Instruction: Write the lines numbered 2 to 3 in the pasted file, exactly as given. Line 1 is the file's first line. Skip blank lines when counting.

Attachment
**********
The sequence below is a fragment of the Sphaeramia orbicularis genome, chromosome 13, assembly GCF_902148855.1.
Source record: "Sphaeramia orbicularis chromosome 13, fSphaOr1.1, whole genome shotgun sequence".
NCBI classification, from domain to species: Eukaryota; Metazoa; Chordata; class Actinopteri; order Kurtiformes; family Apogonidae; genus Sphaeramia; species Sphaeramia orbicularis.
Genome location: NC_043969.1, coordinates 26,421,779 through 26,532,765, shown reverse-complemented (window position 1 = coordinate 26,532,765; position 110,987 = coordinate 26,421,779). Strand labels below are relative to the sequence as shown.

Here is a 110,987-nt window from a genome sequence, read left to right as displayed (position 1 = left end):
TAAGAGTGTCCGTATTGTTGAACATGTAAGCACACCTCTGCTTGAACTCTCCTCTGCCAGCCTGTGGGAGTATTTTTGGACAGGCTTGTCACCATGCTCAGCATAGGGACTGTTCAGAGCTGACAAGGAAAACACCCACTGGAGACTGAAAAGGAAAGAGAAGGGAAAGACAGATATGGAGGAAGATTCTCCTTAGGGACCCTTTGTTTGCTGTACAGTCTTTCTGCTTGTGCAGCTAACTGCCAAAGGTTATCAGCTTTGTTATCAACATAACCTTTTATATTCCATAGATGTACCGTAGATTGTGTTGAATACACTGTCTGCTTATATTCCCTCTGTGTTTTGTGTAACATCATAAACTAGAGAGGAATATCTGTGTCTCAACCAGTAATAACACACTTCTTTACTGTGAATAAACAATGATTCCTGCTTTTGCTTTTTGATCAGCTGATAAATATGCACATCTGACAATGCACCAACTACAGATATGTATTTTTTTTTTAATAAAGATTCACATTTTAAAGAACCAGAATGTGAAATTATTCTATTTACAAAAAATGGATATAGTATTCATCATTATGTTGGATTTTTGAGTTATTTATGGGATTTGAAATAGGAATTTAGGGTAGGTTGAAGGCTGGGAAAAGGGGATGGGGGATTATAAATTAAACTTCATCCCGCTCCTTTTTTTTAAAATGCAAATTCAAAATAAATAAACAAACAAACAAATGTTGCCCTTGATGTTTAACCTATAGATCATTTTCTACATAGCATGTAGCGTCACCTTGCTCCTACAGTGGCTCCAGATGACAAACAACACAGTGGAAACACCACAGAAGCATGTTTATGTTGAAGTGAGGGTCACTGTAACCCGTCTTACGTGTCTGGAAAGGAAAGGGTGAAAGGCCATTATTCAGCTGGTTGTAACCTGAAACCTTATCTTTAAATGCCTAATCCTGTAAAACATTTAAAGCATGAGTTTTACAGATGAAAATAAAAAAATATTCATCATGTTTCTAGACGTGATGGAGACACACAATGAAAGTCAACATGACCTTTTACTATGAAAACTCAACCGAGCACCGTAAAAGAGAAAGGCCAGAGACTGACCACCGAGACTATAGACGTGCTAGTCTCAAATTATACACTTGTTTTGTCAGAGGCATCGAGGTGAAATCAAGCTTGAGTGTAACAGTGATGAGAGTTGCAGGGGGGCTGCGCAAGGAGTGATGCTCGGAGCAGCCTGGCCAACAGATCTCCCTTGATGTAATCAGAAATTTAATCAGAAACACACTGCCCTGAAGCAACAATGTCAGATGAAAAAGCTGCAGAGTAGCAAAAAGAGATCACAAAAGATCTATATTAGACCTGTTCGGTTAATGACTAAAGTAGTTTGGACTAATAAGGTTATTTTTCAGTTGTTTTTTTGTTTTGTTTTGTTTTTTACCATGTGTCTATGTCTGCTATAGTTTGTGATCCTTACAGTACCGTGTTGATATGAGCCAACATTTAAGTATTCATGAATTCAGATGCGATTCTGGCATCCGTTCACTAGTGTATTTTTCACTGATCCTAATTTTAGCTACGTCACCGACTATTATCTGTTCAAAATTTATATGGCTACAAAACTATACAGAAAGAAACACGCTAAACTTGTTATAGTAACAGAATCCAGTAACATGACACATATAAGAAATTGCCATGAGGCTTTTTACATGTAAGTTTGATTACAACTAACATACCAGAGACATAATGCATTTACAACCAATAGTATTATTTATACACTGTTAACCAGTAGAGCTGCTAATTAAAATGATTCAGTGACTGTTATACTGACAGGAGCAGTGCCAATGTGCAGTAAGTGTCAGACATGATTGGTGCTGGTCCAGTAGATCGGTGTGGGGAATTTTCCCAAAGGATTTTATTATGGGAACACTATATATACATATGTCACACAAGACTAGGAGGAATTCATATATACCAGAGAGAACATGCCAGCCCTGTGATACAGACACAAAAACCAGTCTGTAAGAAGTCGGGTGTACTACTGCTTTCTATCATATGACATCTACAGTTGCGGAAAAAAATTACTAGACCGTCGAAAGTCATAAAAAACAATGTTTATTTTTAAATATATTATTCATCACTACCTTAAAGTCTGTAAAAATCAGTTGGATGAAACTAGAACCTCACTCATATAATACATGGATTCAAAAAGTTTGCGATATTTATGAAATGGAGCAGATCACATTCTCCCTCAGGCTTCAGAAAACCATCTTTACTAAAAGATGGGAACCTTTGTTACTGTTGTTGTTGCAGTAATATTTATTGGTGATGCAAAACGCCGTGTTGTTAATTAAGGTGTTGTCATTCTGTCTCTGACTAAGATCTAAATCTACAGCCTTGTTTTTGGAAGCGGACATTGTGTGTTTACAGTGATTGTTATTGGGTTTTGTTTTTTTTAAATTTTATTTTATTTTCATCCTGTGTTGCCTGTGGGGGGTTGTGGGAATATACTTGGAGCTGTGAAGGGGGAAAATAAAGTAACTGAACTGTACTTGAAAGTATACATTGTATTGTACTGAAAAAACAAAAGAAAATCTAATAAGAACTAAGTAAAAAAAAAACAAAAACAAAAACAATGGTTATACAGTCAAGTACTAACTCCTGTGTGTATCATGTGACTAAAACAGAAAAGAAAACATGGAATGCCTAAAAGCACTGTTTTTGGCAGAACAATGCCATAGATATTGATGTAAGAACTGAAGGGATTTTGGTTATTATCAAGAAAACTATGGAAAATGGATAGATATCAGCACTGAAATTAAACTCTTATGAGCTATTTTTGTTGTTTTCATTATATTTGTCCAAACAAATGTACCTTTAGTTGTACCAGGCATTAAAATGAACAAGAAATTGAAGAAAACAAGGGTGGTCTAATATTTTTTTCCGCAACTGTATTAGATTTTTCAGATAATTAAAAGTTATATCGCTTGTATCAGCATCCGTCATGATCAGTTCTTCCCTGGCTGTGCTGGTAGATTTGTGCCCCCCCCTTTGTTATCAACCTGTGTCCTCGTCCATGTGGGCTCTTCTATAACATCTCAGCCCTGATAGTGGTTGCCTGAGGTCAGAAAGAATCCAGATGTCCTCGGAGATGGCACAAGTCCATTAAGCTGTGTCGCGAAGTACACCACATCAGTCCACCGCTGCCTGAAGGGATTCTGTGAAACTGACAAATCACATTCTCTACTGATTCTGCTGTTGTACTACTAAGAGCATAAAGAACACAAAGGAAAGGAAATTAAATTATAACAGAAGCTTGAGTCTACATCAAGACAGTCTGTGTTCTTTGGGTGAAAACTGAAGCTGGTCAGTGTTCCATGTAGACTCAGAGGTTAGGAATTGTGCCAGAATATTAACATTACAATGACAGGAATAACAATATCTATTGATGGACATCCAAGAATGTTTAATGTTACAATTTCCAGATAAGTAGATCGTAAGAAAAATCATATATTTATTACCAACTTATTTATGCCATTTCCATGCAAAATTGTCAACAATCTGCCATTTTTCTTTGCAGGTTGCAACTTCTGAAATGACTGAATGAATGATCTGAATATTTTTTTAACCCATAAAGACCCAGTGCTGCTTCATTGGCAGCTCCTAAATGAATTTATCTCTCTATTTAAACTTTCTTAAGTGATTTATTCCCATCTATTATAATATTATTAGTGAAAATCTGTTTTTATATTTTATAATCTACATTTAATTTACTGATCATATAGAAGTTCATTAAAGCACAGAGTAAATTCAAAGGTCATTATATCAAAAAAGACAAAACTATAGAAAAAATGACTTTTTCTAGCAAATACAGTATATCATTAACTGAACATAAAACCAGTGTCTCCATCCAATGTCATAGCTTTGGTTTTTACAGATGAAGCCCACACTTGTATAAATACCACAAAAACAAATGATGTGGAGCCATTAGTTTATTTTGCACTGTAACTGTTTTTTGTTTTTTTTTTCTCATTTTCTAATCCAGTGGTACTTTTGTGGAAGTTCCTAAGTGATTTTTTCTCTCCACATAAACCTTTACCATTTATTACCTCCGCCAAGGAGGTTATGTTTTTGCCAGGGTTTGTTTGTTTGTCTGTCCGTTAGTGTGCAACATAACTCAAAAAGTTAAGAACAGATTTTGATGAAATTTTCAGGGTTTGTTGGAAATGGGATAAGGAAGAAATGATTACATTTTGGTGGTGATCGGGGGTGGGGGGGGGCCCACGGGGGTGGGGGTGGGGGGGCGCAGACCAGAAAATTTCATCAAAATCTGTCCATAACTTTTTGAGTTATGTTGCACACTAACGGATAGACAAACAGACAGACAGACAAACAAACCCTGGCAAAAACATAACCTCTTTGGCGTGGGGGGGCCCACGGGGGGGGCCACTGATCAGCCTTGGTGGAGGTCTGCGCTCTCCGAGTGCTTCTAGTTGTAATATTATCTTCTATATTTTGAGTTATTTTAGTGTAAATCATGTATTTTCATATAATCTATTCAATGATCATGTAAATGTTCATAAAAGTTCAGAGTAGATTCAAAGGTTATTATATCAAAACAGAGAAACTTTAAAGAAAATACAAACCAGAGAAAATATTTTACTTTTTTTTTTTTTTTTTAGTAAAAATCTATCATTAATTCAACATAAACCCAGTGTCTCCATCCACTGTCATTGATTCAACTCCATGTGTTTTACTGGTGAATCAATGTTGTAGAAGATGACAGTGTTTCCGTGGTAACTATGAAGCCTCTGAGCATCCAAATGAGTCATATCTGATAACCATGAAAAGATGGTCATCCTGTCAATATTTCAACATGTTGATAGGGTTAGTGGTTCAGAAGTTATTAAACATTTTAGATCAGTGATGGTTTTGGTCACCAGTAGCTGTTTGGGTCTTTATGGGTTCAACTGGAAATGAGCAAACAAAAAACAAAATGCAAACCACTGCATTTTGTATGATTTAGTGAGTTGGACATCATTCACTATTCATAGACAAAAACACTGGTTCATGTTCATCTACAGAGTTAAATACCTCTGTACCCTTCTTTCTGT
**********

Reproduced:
Source record: "Sphaeramia orbicularis chromosome 13, fSphaOr1.1, whole genome shotgun sequence".
NCBI classification, from domain to species: Eukaryota; Metazoa; Chordata; class Actinopteri; order Kurtiformes; family Apogonidae; genus Sphaeramia; species Sphaeramia orbicularis.